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Application of Insurance Core Principles ICPs

Application of Insurance Core Principles ICPs

The ICPs apply to Insurance Regulation in all jurisdictions regardless of the level of development insurance markets and the type of insurance products or services being regulated. Supervisors should have the flexibility to tailor supervisory requirements in accordance with nature, scale and complexity of individual insurers and actions so that they are commensurate with the risks posed by individual insurers as well as the potential risks posed by insurers to the insurance sector or the financial system as a whole.

The ICPs apply to the regulation of all insurers whether private or government-controlled insurers that compete with private enterprises, wherever their business is conducted, including through e-commerce.

Where the principles do not apply to reinsurers, this is indicated in the text. The ICPs do not normally apply to the regulation of intermediaries but where they do, this is specifically indicated.

Insurance supervision within an individual jurisdiction may be the responsibility of more than one authority.

For example, the body that sets out the legal framework for insurance supervision may be different from the body that implements it.

The regulator must operate in a transparent and accountable manner. It needs legal authority and the regulator to perform its tasks. The regulator must recognise that transparency and accountability in all its functions contribute to its legitimacy and credibility. The regulator should also establish clear timelines for public consultation and action, where appropriate.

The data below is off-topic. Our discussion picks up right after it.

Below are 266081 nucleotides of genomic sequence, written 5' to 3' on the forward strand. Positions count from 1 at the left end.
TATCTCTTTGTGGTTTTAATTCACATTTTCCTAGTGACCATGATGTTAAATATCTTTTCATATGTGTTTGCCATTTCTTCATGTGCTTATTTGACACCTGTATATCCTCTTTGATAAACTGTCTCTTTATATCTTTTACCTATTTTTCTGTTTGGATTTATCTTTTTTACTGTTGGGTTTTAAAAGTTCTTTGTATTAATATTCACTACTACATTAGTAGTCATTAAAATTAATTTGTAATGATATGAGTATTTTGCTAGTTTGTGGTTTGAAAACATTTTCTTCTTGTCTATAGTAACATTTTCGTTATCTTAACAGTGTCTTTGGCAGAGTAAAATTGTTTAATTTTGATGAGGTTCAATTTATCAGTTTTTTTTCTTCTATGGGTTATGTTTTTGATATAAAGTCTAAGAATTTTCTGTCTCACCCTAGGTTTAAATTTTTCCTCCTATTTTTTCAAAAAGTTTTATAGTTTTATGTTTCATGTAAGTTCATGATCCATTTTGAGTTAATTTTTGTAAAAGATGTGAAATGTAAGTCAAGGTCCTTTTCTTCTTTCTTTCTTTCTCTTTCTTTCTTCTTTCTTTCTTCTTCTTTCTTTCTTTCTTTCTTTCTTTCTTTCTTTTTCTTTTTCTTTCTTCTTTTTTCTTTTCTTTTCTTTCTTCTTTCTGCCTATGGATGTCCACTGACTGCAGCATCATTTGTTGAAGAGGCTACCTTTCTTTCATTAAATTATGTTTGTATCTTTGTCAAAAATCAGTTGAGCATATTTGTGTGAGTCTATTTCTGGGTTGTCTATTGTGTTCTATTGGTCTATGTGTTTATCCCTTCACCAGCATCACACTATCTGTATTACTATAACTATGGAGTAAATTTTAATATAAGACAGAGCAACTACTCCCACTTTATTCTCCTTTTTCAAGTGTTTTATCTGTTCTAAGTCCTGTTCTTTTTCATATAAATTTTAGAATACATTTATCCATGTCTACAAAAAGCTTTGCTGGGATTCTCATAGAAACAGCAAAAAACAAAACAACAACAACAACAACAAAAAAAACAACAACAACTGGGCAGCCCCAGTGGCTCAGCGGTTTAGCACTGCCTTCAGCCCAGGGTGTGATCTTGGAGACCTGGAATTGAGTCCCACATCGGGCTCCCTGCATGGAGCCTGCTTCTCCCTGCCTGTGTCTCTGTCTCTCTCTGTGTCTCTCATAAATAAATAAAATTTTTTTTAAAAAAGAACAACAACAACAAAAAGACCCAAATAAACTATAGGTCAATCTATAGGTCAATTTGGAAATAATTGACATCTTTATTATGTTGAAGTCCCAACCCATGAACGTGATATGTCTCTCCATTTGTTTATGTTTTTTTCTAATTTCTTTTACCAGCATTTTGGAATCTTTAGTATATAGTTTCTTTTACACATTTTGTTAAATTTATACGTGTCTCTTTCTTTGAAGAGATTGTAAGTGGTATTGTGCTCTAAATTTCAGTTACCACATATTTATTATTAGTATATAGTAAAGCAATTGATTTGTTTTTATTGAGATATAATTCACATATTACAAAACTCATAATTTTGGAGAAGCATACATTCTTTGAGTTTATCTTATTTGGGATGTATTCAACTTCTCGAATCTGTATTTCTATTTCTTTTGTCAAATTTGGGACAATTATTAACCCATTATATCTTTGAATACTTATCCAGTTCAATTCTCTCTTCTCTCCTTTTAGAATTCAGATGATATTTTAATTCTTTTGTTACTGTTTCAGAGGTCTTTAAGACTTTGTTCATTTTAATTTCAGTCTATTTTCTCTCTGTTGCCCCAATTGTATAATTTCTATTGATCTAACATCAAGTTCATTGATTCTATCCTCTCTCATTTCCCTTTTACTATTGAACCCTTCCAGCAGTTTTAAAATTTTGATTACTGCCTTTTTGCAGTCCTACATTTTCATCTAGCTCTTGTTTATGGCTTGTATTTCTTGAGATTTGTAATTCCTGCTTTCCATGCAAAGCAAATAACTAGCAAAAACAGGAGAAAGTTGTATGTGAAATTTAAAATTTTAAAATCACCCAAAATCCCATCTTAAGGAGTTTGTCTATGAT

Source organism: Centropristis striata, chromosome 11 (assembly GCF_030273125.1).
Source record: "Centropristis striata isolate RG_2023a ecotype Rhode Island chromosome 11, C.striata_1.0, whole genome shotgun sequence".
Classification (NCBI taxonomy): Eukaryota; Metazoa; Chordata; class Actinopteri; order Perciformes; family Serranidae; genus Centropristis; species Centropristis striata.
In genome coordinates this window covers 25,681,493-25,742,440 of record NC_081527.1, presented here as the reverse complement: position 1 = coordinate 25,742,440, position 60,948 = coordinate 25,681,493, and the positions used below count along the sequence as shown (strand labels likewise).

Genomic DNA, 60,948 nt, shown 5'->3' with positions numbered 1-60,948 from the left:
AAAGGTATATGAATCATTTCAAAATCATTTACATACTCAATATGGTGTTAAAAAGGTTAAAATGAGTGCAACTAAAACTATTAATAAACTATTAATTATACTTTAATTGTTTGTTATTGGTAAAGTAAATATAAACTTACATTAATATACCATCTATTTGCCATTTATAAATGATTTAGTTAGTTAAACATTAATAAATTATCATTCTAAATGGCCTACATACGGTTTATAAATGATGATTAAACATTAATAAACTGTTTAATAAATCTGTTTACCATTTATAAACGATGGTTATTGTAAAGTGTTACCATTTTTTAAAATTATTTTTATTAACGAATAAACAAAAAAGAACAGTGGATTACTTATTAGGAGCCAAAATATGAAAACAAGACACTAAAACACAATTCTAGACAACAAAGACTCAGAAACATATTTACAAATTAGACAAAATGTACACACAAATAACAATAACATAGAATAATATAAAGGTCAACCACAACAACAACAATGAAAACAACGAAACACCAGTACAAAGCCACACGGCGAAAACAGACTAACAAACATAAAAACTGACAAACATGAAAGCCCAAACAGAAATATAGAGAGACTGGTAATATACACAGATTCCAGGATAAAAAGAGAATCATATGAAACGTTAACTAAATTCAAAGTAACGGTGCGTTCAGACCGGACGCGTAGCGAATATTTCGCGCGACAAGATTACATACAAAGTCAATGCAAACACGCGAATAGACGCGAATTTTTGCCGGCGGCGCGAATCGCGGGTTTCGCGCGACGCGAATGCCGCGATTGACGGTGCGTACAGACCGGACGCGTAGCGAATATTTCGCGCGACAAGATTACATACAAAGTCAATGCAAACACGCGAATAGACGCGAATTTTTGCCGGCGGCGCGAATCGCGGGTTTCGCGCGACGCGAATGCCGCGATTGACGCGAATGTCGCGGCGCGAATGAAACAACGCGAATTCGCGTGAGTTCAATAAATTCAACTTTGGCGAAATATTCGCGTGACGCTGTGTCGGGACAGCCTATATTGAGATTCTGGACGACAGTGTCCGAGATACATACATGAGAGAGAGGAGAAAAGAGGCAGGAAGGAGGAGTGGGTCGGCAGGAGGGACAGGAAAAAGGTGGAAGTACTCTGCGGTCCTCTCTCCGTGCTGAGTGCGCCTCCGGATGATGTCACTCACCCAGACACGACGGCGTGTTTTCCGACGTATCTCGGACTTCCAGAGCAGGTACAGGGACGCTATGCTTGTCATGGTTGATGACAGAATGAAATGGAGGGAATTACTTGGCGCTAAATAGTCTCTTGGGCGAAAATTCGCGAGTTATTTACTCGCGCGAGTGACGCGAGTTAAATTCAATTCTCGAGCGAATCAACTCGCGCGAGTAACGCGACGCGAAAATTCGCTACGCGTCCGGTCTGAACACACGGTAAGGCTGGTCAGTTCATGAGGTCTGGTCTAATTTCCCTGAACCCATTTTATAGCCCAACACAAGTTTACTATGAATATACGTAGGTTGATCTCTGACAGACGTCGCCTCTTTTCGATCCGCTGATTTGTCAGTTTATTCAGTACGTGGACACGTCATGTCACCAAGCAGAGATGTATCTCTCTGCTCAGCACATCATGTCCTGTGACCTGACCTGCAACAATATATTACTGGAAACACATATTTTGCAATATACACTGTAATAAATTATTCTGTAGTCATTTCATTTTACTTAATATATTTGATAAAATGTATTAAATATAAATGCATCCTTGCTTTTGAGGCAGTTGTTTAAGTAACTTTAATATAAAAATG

Insurance
[Post Image Courtesy of Stuart Miles at FreeDigitalPhotos.net]

Application of ICPs and standards to group-wide supervision

The ICPs and standards apply to the regulation of insurers at the legal entity and the insurance group level, unless otherwise specified. The application of individual ICPs and standards to insurance groups may vary and where appropriate, further guidance is provided under individual ICPs and standards.

It is recognised that the implementation of the ICPs and standards relevant to group-wide regulation may vary across jurisdictions depending on the regulatory powers and structure within a jurisdiction. There are direct and indirect approaches to group-wide regulation.

Under the direct approach, the regulator has the necessary powers over the parent and other entities in the insurance group and can impose relevant regulatory measures directly on such entities, including non-regulated entities. Under the indirect approach, regulatory powers focus on the insurance legal entities and regulatory measures are applied to those insurance legal entities to address the group-wide risks posed by other entities within the group, including non-regulated entities. There may also be different combinations of elements of the direct and indirect approaches.

Regardless of the approach, the regulator must be able to demonstrate that in effect, the outcome is similar to having the regulatory requirements applied directly on those entities within the insurance group from which the risks are emanating. This is to ensure effective group-wide supervision, which includes ensuring that all relevant group-wide risks impacting the insurance entities are addressed appropriately.

Insurance Law And Practice - ICSI

About Author Mohamed Abu 'l-Gharaniq

when an unknown printer took a galley of type and scrambled it to make a type specimen book. It has survived not only five centuries.

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